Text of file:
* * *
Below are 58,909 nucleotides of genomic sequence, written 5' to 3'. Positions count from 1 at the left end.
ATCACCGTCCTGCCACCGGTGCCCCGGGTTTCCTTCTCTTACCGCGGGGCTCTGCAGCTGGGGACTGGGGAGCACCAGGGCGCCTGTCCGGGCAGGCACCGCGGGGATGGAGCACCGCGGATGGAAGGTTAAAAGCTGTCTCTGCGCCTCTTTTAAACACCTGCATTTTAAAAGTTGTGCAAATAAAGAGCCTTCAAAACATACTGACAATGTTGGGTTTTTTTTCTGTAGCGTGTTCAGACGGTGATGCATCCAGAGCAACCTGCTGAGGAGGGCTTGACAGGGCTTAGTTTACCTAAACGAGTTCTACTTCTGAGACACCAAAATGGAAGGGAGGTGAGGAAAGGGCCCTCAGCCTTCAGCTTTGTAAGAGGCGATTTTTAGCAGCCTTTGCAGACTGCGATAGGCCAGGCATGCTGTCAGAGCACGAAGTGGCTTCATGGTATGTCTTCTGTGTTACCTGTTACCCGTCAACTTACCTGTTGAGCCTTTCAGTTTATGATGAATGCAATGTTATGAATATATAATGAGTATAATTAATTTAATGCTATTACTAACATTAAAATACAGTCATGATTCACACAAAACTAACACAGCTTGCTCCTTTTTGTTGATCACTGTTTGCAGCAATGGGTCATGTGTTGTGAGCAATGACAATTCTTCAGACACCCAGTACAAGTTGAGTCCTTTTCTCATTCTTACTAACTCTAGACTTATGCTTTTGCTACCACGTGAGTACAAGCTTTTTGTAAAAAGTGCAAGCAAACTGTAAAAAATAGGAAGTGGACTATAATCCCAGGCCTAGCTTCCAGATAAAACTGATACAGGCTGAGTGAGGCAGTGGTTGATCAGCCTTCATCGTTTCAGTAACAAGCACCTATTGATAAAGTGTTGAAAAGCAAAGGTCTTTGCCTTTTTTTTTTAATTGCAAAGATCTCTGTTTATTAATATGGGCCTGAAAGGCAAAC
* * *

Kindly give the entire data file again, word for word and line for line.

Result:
Below are 58,909 nucleotides of genomic sequence, written 5' to 3'. Positions count from 1 at the left end.
ATCACCGTCCTGCCACCGGTGCCCCGGGTTTCCTTCTCTTACCGCGGGGCTCTGCAGCTGGGGACTGGGGAGCACCAGGGCGCCTGTCCGGGCAGGCACCGCGGGGATGGAGCACCGCGGATGGAAGGTTAAAAGCTGTCTCTGCGCCTCTTTTAAACACCTGCATTTTAAAAGTTGTGCAAATAAAGAGCCTTCAAAACATACTGACAATGTTGGGTTTTTTTTCTGTAGCGTGTTCAGACGGTGATGCATCCAGAGCAACCTGCTGAGGAGGGCTTGACAGGGCTTAGTTTACCTAAACGAGTTCTACTTCTGAGACACCAAAATGGAAGGGAGGTGAGGAAAGGGCCCTCAGCCTTCAGCTTTGTAAGAGGCGATTTTTAGCAGCCTTTGCAGACTGCGATAGGCCAGGCATGCTGTCAGAGCACGAAGTGGCTTCATGGTATGTCTTCTGTGTTACCTGTTACCCGTCAACTTACCTGTTGAGCCTTTCAGTTTATGATGAATGCAATGTTATGAATATATAATGAGTATAATTAATTTAATGCTATTACTAACATTAAAATACAGTCATGATTCACACAAAACTAACACAGCTTGCTCCTTTTTGTTGATCACTGTTTGCAGCAATGGGTCATGTGTTGTGAGCAATGACAATTCTTCAGACACCCAGTACAAGTTGAGTCCTTTTCTCATTCTTACTAACTCTAGACTTATGCTTTTGCTACCACGTGAGTACAAGCTTTTTGTAAAAAGTGCAAGCAAACTGTAAAAAATAGGAAGTGGACTATAATCCCAGGCCTAGCTTCCAGATAAAACTGATACAGGCTGAGTGAGGCAGTGGTTGATCAGCCTTCATCGTTTCAGTAACAAGCACCTATTGATAAAGTGTTGAAAAGCAAAGGTCTTTGCCTTTTTTTTTTAATTGCAAAGATCTCTGTTTATTAATATGGGCCTGAAAGGCAAAC